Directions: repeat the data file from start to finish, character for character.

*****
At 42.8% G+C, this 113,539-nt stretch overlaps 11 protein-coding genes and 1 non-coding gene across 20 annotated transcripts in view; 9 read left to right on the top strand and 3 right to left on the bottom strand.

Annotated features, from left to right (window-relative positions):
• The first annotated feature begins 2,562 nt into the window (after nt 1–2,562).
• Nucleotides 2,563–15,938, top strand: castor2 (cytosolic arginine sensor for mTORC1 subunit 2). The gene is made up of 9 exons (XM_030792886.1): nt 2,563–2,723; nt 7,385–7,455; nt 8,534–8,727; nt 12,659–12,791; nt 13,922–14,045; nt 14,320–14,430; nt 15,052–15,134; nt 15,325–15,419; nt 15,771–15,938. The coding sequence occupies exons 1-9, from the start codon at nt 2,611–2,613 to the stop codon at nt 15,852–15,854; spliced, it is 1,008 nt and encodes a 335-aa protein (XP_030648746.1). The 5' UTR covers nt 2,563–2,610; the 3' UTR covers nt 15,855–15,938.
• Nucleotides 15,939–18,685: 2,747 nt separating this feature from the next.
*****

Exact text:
At 42.8% G+C, this 113,539-nt stretch overlaps 11 protein-coding genes and 1 non-coding gene across 20 annotated transcripts in view; 9 read left to right on the top strand and 3 right to left on the bottom strand.

Annotated features, from left to right (window-relative positions):
• The first annotated feature begins 2,562 nt into the window (after nt 1–2,562).
• Nucleotides 2,563–15,938, top strand: castor2 (cytosolic arginine sensor for mTORC1 subunit 2). The gene is made up of 9 exons (XM_030792886.1): nt 2,563–2,723; nt 7,385–7,455; nt 8,534–8,727; nt 12,659–12,791; nt 13,922–14,045; nt 14,320–14,430; nt 15,052–15,134; nt 15,325–15,419; nt 15,771–15,938. The coding sequence occupies exons 1-9, from the start codon at nt 2,611–2,613 to the stop codon at nt 15,852–15,854; spliced, it is 1,008 nt and encodes a 335-aa protein (XP_030648746.1). The 5' UTR covers nt 2,563–2,610; the 3' UTR covers nt 15,855–15,938.
• Nucleotides 15,939–18,685: 2,747 nt separating this feature from the next.